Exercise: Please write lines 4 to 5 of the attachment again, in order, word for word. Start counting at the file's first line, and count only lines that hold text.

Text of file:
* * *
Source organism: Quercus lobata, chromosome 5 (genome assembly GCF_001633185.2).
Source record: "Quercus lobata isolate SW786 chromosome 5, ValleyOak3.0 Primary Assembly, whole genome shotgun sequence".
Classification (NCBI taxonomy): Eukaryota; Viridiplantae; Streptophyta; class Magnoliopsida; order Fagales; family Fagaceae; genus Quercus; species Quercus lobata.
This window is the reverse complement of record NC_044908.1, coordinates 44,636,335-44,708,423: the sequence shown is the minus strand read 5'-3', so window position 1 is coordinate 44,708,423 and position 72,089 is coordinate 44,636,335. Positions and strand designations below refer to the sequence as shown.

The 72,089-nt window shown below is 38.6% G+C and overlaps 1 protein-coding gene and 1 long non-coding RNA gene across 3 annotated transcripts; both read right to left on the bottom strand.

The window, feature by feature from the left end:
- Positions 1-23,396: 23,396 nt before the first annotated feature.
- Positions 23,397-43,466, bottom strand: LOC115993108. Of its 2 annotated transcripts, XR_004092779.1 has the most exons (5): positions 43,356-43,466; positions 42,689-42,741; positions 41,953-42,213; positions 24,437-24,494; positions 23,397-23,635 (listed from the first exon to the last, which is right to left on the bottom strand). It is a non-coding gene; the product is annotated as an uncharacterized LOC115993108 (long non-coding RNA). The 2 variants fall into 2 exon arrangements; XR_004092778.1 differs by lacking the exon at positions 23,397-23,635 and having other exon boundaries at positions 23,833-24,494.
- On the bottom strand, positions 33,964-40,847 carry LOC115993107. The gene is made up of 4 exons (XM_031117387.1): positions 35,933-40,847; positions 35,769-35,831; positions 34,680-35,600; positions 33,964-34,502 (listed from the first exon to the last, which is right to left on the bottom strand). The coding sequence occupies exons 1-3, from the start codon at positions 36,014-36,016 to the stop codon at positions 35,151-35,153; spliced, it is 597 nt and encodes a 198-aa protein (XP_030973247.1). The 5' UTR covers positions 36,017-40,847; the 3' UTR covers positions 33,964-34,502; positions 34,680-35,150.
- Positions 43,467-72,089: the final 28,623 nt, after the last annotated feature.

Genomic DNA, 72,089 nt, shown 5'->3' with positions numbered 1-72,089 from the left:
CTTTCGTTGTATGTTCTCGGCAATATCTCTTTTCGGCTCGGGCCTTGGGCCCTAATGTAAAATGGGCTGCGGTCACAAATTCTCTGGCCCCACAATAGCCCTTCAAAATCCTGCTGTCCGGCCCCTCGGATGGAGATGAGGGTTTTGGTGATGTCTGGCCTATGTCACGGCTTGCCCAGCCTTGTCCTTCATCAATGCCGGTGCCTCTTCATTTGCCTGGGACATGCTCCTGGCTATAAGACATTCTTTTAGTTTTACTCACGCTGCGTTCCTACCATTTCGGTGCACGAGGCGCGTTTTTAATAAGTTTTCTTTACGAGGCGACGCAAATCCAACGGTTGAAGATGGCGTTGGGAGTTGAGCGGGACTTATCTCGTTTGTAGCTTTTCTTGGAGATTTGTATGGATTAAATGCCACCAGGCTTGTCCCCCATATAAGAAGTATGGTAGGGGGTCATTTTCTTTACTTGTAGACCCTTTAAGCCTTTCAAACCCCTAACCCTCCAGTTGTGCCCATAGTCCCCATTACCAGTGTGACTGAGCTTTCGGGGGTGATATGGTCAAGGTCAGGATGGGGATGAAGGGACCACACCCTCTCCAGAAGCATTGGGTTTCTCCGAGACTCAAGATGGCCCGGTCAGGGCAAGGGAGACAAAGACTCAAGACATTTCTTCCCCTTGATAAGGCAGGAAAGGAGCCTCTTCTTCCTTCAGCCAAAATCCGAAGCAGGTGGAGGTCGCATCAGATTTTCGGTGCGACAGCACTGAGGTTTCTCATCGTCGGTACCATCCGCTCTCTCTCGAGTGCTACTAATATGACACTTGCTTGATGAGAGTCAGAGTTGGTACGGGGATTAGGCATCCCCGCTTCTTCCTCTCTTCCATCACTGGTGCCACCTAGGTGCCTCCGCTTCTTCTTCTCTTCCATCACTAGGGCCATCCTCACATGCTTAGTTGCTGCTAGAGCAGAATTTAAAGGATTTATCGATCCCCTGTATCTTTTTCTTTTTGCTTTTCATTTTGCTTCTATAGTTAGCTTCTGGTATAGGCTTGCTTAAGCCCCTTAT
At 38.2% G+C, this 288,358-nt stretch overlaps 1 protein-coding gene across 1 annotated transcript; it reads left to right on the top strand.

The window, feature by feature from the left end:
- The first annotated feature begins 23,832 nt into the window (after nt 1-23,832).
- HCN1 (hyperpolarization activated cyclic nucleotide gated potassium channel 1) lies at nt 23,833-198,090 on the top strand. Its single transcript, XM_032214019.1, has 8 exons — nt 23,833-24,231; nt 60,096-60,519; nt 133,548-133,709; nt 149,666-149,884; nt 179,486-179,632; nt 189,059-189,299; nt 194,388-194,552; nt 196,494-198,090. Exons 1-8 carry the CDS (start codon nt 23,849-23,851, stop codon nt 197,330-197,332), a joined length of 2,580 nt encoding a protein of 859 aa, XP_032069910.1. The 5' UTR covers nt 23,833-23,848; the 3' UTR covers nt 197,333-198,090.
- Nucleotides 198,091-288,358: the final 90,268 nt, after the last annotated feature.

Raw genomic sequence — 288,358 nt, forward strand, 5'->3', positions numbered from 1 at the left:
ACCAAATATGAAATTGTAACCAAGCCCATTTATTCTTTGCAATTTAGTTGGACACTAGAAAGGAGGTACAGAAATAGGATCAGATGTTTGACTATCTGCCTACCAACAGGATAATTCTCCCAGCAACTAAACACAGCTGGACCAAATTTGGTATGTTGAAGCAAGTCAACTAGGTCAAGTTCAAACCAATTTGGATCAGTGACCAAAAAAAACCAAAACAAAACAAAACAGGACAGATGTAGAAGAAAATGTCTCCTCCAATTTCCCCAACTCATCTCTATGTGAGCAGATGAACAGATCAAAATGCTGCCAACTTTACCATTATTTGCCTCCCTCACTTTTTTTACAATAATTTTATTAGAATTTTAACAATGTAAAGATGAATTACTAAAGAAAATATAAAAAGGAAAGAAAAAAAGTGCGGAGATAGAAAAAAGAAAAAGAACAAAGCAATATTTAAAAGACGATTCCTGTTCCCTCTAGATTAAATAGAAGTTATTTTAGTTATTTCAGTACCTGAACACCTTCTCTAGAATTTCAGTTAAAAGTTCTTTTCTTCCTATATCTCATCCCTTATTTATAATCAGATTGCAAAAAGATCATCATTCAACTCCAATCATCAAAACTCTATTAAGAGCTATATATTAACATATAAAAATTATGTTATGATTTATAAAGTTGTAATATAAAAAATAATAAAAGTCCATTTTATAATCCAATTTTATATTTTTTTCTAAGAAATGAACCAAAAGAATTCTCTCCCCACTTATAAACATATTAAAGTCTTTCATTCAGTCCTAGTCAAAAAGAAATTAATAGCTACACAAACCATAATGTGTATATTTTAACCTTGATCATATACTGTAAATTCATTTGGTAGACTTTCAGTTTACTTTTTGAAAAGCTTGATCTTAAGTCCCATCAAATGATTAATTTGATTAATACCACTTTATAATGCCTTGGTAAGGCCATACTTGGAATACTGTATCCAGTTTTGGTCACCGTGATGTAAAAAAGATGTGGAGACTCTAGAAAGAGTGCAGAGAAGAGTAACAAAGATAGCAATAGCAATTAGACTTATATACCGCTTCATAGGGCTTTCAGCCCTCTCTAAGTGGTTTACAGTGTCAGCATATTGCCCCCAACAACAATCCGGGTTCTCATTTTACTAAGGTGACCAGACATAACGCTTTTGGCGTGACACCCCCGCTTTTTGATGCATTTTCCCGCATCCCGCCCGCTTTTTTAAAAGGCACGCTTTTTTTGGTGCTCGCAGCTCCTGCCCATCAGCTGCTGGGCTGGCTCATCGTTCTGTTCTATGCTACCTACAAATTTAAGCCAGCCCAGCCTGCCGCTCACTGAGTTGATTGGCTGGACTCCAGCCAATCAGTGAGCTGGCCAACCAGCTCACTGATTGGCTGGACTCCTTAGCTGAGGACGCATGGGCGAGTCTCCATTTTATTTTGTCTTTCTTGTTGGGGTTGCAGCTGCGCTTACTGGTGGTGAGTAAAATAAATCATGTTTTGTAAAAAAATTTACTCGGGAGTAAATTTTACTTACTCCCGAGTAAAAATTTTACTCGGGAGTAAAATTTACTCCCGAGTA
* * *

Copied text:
This window is the reverse complement of record NC_044908.1, coordinates 44,636,335-44,708,423: the sequence shown is the minus strand read 5'-3', so window position 1 is coordinate 44,708,423 and position 72,089 is coordinate 44,636,335. Positions and strand designations below refer to the sequence as shown.

The 72,089-nt window shown below is 38.6% G+C and overlaps 1 protein-coding gene and 1 long non-coding RNA gene across 3 annotated transcripts; both read right to left on the bottom strand.